8 signs it’s time to redesign your enterprise software UX


We all know that building an enterprise software product is hard – it’s even harder to create a great user experience in your enterprise software product. As high-tech industries push computing power more than ever, the user experience bar continues to grow so that even as systems become increasingly complex, interfaces can remain simple and enjoyable.

As you scan the horizon, seeing where your industry is headed, you can often see the requirement to further level up your enterprise software product. It’s an exciting proposition to explore: creating the future of technology. If you can achieve the right level of powerful functionalities, features and great user experience, your product can actually thrive and beat your competitors or maybe even invent something completely new.

8 signs it’s time to redesign your enterprise software UX

When we build enterprise software product, it often seems like the moment it starts to feel stable, is the

When we build an enterprise software product, it often seems like the moment it starts to feel stable, is the moment the technology becomes outdated. Given the rapid pace at which technology is evolving, this represents an unavoidable part of running an enterprise software business.

These are some of the signs that it might be time to rethink the user experience of your enterprise software.

1. Your software is not following up with workflow changes

Your user’s workflow has changed since it was created. Many b2b software is created in a new technology landscape, the workflow is designed to change for the user, as well as their overall “software stack”. Are you keeping up with these changes in user workflow? How about your competitor?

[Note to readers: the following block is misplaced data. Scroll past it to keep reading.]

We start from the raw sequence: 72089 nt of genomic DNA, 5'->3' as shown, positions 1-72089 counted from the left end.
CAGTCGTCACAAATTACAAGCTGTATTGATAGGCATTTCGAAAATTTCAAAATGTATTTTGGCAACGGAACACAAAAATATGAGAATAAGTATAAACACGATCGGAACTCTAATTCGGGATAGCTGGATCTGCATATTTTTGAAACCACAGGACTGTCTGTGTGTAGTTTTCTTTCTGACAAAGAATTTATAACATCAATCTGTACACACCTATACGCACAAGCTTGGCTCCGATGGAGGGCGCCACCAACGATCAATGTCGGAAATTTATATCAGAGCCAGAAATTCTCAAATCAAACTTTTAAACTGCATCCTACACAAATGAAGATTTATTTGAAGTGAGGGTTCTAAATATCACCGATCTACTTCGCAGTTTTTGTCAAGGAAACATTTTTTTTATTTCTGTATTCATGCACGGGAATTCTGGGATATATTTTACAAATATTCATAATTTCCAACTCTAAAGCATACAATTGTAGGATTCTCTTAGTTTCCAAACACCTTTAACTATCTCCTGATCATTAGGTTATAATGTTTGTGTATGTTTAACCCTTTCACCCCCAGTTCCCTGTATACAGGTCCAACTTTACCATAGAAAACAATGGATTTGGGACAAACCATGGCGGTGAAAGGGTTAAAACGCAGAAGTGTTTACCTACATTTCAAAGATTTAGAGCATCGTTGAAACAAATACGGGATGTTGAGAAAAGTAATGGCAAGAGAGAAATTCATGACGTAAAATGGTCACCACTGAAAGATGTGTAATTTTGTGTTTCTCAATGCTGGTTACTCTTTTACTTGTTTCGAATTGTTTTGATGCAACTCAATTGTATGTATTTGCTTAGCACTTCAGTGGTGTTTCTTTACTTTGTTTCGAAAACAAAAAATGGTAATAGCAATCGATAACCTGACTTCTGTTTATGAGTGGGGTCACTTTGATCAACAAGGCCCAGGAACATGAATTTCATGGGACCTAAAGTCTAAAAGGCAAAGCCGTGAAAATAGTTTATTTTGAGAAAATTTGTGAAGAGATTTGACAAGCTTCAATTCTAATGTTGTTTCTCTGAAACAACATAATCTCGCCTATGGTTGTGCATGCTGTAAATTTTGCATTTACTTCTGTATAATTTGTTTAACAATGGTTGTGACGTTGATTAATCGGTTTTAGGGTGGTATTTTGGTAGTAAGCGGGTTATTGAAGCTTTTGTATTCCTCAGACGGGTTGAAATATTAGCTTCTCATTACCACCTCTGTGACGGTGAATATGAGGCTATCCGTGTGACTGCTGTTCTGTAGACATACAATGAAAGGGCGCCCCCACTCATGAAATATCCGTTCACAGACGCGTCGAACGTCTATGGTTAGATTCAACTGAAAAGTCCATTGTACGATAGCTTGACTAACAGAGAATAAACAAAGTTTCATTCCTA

2. Lack of functionality discourage new users from joining

Maybe your old users love your product and will accept certain workarounds, but will new users be prevented from achieving their main goal with your product (even though you must be the right choice for them)? This situation can prevent you from expanding into a new vertical or from getting into the business you want to be.

3. Users can’t get work done faster and easier

When customers work with your product, they often want to make work more efficient. There’s no reason for your users to accept unnecessary navigation, errors or repetitive actions when you can easily solve these problems with better structure and more effective design.

4. More training and re-training than expected

If you need to retrain users of your product over and over again, chances are that the enterprise software product is unnecessarily complicated. Maybe the software is the original version of your data model, not how the user thinks. The simplification is achieved by thoughtful enterprise UX design. And it can be improved anytime, irrespective of the current state.

5. Support tickets are more than they should be

No matter what’s causing extra support tickets, either usability and performance issues, or long loading times and outdated code, servicing them is very expensive. Not only that, in specialized industries, it is difficult to find good quality support people (who have the field or technical expertise). Great enterprise software support staff is a rare breed. Usability issues like those found in support tickets mostly are easier issues to fix during a user experience (UX) redesign process, so the ROI for a redesign engagement can be a fairly straightforward calculation.

6. Users are working across more devices (and software) 

Users may be working on multiple devices that you haven’t previously considered while getting your enterprise software in place, such as small screen sizes (tablets, phones, watches ). These other devices may also offer opportunities to streamline their workflows. For example, users can only use the device in certain situations, and it can take much longer to reach their goals on tablets and phones. Perhaps you can incorporate other UX patterns to help users reach their goals. Customers may also need additional integration with other APIs or software. This may require significant back-end changes or front-end workflow considerations. These changes require UX design considerations (in terms of information flow and display). As integrations are added in stages, you’ll notice signs of “UX went bad” that can be eliminated with good UX design.